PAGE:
So she was very surprised over dinner when Remus announced that he had an appointment in Hogsmeade. “I can’t avoid it gracefully. I’m putting Sturgis in charge of you, Ariadne. Just in case any Dark wizards decide to attack in front of the Muggles.” He was smiling, but she thought he sounded grim. “Have her back at the cottage by dark.”

“But we’re going to the Festival Theatre tonight,” protested Hestia. “The play doesn’t end until after ten.”

“Not tonight.” Remus sounded almost sharp. “Tomorrow perhaps. But Ariadne is not to be out after dark tonight. Give me your word on that, Sturgis, or I will Apparate her back to Inverness-shire now.”

Ariadne had never heard such desperation over a simple appointment. “It’s all right,” she said, “I’m tired. Why do we not go to the theatre tomorrow when Remus can come too?”

Several of her companions looked as if they would like to protest further, but nobody did. After dinner they walked through Pitlochry – even the evening air was warm – back to their cottage. Remus frowned at the door, bolted it, and Disapparated.

It had been a long day, yet somehow nobody really wanted to go to bed. The Kincarden barn owl was looking reproachful at not having been given any work, so Ariadne wrote a quick note to her parents to say that everything was going well, despite her own lurking suspicion that something was about to go very wrong. They played several rounds of Exploding Snap, but nobody’s mind was on the game. After a while they put the cards away and talked. At first they avoided the subject of Caradoc. Then they could only talk about Caradoc. They stopped to watch the sunset, and Ariadne wondered where Remus really was. He might well be in Hogsmeade for all she knew – it was not in fact very far away – but she knew that this was another of his mysterious “appointments”. She also wondered what impenetrable danger he feared outside in the dark – something about which Sturgis and Emmeline apparently knew but were unwilling to discuss with the rest of them.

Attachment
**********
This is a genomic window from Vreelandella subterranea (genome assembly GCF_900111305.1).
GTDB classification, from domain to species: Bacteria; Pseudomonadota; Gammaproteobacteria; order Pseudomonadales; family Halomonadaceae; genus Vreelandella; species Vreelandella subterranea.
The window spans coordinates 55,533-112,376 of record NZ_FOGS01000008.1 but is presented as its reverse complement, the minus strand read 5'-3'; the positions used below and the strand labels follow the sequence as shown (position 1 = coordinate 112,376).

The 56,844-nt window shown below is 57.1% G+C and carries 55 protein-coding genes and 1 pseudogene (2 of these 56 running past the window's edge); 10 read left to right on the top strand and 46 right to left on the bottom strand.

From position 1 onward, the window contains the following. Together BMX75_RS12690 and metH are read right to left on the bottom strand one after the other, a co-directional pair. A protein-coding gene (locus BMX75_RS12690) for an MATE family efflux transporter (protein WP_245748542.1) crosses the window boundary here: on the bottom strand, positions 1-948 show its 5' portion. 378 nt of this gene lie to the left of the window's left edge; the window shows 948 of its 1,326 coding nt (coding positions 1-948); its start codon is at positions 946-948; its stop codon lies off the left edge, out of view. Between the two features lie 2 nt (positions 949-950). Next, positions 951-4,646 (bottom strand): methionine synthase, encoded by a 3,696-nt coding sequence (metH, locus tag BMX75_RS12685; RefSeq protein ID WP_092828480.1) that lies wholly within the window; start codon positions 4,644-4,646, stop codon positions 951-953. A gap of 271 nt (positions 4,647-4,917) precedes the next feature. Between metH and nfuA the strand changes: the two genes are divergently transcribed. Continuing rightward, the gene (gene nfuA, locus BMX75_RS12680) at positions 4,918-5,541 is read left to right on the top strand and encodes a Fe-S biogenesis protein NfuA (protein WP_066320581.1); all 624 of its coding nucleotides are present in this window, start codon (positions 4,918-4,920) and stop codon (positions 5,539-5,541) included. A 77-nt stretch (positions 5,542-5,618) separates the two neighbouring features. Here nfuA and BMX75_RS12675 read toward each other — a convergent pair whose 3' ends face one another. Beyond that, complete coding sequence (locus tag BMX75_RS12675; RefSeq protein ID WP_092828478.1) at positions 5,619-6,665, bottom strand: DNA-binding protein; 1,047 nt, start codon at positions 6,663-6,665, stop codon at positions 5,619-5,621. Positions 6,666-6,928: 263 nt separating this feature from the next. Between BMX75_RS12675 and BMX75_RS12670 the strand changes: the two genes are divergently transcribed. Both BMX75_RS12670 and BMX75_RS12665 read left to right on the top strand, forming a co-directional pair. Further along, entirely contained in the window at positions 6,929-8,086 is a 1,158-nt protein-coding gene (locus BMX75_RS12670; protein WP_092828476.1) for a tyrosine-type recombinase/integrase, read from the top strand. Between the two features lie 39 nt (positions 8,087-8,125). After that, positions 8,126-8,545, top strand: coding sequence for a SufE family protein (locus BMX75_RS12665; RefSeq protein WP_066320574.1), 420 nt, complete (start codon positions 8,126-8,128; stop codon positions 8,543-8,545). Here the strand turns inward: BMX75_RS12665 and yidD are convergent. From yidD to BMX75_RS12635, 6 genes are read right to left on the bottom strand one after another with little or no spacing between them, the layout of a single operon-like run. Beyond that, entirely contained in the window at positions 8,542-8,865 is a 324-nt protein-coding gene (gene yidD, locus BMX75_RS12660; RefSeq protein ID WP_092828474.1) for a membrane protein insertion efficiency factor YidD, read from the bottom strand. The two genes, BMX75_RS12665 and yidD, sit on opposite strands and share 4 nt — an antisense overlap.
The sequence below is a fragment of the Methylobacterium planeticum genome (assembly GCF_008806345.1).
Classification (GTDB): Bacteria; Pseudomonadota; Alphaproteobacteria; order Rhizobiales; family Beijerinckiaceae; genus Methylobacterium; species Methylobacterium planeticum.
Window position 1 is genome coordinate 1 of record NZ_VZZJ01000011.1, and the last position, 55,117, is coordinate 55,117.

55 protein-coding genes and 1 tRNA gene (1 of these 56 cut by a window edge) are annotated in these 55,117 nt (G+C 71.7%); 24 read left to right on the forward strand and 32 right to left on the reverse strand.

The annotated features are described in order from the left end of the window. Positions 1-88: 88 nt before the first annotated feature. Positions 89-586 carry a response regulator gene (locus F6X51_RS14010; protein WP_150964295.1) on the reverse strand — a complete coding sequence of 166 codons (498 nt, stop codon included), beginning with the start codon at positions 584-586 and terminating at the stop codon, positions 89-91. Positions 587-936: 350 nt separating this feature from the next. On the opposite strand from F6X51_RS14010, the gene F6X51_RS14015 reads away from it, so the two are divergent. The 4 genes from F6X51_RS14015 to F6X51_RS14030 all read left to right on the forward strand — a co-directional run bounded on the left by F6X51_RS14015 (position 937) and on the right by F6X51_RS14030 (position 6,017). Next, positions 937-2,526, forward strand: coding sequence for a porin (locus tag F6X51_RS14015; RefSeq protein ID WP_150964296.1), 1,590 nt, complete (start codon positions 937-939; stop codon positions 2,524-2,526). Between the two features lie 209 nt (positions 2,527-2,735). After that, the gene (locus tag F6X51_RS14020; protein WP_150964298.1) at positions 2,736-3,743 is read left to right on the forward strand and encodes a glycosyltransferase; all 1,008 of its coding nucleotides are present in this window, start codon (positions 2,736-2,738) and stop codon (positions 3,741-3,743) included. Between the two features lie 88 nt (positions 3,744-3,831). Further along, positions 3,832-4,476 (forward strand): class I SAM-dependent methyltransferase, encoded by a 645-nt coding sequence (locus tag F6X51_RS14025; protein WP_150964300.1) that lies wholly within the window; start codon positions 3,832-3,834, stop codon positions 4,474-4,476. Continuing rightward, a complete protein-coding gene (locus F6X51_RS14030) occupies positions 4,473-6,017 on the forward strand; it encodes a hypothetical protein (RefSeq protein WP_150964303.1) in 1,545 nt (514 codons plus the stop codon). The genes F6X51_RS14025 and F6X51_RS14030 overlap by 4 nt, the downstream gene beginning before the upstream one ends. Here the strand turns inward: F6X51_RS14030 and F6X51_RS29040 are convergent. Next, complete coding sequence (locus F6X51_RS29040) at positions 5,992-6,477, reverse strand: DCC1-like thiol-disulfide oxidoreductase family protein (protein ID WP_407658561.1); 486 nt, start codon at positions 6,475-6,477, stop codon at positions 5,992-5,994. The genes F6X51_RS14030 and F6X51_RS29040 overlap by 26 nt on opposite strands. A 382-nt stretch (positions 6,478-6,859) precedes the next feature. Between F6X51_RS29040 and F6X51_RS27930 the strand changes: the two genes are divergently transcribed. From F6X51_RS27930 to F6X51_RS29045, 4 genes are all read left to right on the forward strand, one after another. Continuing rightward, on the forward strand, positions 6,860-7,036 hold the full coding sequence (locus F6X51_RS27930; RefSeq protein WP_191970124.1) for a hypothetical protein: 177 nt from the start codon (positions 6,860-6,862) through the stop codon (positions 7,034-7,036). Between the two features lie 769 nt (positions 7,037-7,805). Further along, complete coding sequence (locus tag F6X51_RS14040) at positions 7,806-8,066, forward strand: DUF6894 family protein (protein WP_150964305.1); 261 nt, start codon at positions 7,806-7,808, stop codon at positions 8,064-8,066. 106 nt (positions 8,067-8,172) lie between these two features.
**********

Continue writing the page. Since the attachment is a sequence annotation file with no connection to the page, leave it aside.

At sunset they felt justified in lighting a fire, even though it was only a standard hearth and not a camp fire. Kingsley made a very good blue flame “in honour of North Sea gas”, and he turned it orange and then pink at the flick of a finger. Emmeline conjured a toasting fork and began to make raisin toast from a loaf she had bought in town. Ariadne guessed that Hestia and Glenda were still restless about Caradoc; but her own mind could not leave the subject of Remus. She wondered if Sturgis and Emmeline had some good reason to worry about him and his “appointment”.

Then they heard it. A long, low-pitched, lonely howl.

Ariadne froze to the floor, trying not to hear the message that the howl was bringing. Glenda murmured something about “someone tormenting a dog”, but Ivor was already suggesting, “A wolf.”

“It can’t be a wolf,” said Kingsley. “Wolves have been extinct from Scotland for three hundred years.”

Ariadne glanced instinctively beyond Kingsley to the window, where a huge moon, unquestionably full, was clearly visible on the horizon. Hestia followed her gaze and asked, “What about a werewolf?”

The animal howled again. Emmeline leapt to her feet and said, “He’s in trouble.” Sturgis, also pulling to his feet, said, “Not necessarily,” but Emmeline persisted, “We have to look.”